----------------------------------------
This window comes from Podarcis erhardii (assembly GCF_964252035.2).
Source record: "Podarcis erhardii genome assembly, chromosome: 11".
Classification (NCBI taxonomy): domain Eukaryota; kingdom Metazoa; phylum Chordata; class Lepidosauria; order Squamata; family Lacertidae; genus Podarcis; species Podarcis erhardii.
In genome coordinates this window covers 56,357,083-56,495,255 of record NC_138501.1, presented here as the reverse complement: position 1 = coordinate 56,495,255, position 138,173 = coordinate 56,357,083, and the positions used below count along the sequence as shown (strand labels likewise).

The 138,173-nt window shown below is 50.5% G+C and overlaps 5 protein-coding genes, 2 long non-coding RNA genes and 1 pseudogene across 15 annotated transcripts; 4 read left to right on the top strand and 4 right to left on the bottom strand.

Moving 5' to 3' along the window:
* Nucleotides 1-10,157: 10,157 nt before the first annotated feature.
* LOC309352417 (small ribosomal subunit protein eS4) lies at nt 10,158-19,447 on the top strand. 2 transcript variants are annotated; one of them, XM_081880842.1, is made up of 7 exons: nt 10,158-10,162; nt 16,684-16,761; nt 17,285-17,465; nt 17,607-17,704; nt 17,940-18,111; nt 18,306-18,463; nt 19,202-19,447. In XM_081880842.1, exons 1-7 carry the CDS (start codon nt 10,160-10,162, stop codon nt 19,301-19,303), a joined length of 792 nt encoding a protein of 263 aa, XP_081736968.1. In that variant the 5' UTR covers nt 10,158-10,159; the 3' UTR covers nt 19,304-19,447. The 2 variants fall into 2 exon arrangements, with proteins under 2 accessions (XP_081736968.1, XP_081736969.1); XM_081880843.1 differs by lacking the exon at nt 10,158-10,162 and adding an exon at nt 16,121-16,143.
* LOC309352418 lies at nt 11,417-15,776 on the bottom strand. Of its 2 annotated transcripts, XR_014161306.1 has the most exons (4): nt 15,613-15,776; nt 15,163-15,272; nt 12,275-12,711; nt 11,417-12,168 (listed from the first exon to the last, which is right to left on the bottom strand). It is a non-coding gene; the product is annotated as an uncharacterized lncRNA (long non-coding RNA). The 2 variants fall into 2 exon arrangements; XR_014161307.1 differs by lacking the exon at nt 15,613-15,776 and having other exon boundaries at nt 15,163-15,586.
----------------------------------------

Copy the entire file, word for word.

This window comes from Podarcis erhardii (assembly GCF_964252035.2).
Source record: "Podarcis erhardii genome assembly, chromosome: 11".
Classification (NCBI taxonomy): domain Eukaryota; kingdom Metazoa; phylum Chordata; class Lepidosauria; order Squamata; family Lacertidae; genus Podarcis; species Podarcis erhardii.
In genome coordinates this window covers 56,357,083-56,495,255 of record NC_138501.1, presented here as the reverse complement: position 1 = coordinate 56,495,255, position 138,173 = coordinate 56,357,083, and the positions used below count along the sequence as shown (strand labels likewise).

The 138,173-nt window shown below is 50.5% G+C and overlaps 5 protein-coding genes, 2 long non-coding RNA genes and 1 pseudogene across 15 annotated transcripts; 4 read left to right on the top strand and 4 right to left on the bottom strand.

Moving 5' to 3' along the window:
* Nucleotides 1-10,157: 10,157 nt before the first annotated feature.
* LOC309352417 (small ribosomal subunit protein eS4) lies at nt 10,158-19,447 on the top strand. 2 transcript variants are annotated; one of them, XM_081880842.1, is made up of 7 exons: nt 10,158-10,162; nt 16,684-16,761; nt 17,285-17,465; nt 17,607-17,704; nt 17,940-18,111; nt 18,306-18,463; nt 19,202-19,447. In XM_081880842.1, exons 1-7 carry the CDS (start codon nt 10,160-10,162, stop codon nt 19,301-19,303), a joined length of 792 nt encoding a protein of 263 aa, XP_081736968.1. In that variant the 5' UTR covers nt 10,158-10,159; the 3' UTR covers nt 19,304-19,447. The 2 variants fall into 2 exon arrangements, with proteins under 2 accessions (XP_081736968.1, XP_081736969.1); XM_081880843.1 differs by lacking the exon at nt 10,158-10,162 and adding an exon at nt 16,121-16,143.
* LOC309352418 lies at nt 11,417-15,776 on the bottom strand. Of its 2 annotated transcripts, XR_014161306.1 has the most exons (4): nt 15,613-15,776; nt 15,163-15,272; nt 12,275-12,711; nt 11,417-12,168 (listed from the first exon to the last, which is right to left on the bottom strand). It is a non-coding gene; the product is annotated as an uncharacterized lncRNA (long non-coding RNA). The 2 variants fall into 2 exon arrangements; XR_014161307.1 differs by lacking the exon at nt 15,613-15,776 and having other exon boundaries at nt 15,163-15,586.